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Publisher's Summary

"The name's John Taylor. I'm a PI, though what I really do is find things that are lost. I work the Nightside, the city within the city of London, where the sun never rises and where the human and inhuman go to get their kicks, provided they're willing to pay the price in whatever currency the seller demands. "In the wake of the war that almost brought the Nightside to total ruin, there's a power vacuum begging to be filled - and some think I should take charge. I don't agree. Neither does the immortal known as Griffin. Wealthy beyond reason, he has his own ideas about who should be running things. Still, when his granddaughter - and designated heir - is kidnapped, he calls on me to find her. But someone - or some Thing - is blocking my special gift. So this time, I'm going to have to do my job the hard way. And quickly, or the Griffin will have to choose a new heir...."
Listen to the entire Nightside series.
©2007 Simon R. Green (P)2008 Audible, Inc.
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Critic Reviews

"This is an absolutely fantastic and compulsively readable entry in Green's long-running Nightside series. Witty banter, a well-constructed plot and compelling characters combines to make this one hell of a read." ( Romantic Times)
"Green is a demented and disturbed genius, and I mean that in the nicest way! If I ever need help, I want to call on John Taylor." ( Crimespree Magazine)
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Customer Reviews

Most Helpful
5 out of 5 stars
By Denis on 07-16-12

A Must Series

Would you recommend this audiobook to a friend? If so, why?

Something New, Not same old Fantasy storyline

Who was your favorite character and why?

They are all Fun

Any additional comments?

Must Read this Series.
Dresden files and Iron Druid are other good ones :)

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3 of 3 people found this review helpful

5 out of 5 stars
By :J on 06-06-09

Hell to Pay

I started listening to this series several month ago. This one is by far one of the best. I usually listen in my spare time, but got involved and couldn't take my headset off. I listened in the car, at work, etc. IT is great.

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3 of 3 people found this review helpful

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Customer Reviews

Most Helpful
4 out of 5 stars
By The Dreaded Drutt on 03-02-13

Fun story, suspect reading

I have a great fondness for the Nightside books; Horror-noir with Pratchettesque moments of punning, the misadventures of stone-cold London PI John Taylor saw me charging through the first 6 books at a rate of knots. Hell to Pay deals with much of the fallout from those books and succeeds in avoiding the potential anticlimax of continuing a story past the apocalyptic ending of book 6. This is all good stuff and presents many new threads to explore the post-war situation.

BUT: Would a British reader have been too much to ask? Taylor is a Londoner and the reading (the books being first person) is done in a drawling, supercilious attempt at RP that leaves Marc Vietor with nowhere to go when he's required to give us antagonists who really ARE arrogant and supercilious. Anyone not moneyed or upper class (far from the same thing) has a distinctly Antipodean accent and this, coupled with American stresses on some words, is genuinely distracting and off-putting.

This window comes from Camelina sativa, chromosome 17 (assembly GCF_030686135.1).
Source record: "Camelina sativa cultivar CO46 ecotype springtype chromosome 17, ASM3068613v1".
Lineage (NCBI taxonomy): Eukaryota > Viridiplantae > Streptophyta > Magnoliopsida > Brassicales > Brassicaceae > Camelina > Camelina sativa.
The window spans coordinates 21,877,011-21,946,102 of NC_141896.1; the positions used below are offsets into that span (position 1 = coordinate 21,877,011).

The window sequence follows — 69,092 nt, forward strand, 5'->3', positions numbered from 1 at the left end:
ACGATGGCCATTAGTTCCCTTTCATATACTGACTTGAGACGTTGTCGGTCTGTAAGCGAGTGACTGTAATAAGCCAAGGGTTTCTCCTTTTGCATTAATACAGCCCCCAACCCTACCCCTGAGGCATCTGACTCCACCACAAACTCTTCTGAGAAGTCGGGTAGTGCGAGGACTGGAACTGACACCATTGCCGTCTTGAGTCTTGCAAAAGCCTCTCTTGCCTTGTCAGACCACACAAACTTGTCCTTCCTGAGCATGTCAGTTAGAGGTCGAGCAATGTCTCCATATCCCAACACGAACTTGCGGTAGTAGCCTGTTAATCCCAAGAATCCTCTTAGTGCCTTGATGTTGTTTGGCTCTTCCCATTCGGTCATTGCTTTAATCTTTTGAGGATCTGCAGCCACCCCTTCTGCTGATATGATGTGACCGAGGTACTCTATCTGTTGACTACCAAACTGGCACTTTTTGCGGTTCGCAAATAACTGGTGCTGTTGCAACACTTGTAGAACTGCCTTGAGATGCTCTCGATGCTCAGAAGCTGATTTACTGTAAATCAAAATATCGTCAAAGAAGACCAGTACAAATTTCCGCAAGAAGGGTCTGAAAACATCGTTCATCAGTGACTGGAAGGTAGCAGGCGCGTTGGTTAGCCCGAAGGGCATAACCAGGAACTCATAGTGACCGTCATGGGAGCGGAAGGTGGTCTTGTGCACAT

I love Green's writing and I am certain that Vietor is a good reader when not attempting to sound English. As it is, though, his performance is enough to make me seriously reconsider getting any more audios in this series.

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1 of 1 people found this review helpful

2 out of 5 stars
By Hathor on 06-08-16

Hell to listen

Would you try another book written by Simon R. Green or narrated by Marc Vietor?

Yes I would but with reservations

What was most disappointing about Simon R. Green’s story?

The story was overly simplistic, the main character wooden and incredibly dense when it came to clues and the story line slightly disjointed as it moved staggered from one scene to the other.

How could the performance have been better?

The Nightside series is supposedly set in a London (Soho) inspired parallel city and yet Vietor's understanding of English pronunciation ranges from the slightly odd to the downright bizarre and in some cases, is not consistent. The plummy bad villain accent Vietor uses for the main protagonist John Taylor means that any other villain or powerful antagonist ends up sounding like a Mary Poppins sidekick.

What reaction did this book spark in you? Anger, sadness, disappointment?

Mild irritation followed by disappointment due to the thinness of plot, characterisation and detail for the environment that John Taylor works in.

Any additional comments?

I wouldn't say this was enough to stop me from purchasing any more from this series but if the next one is as poor as this one then that's it - I will move on to a different author.

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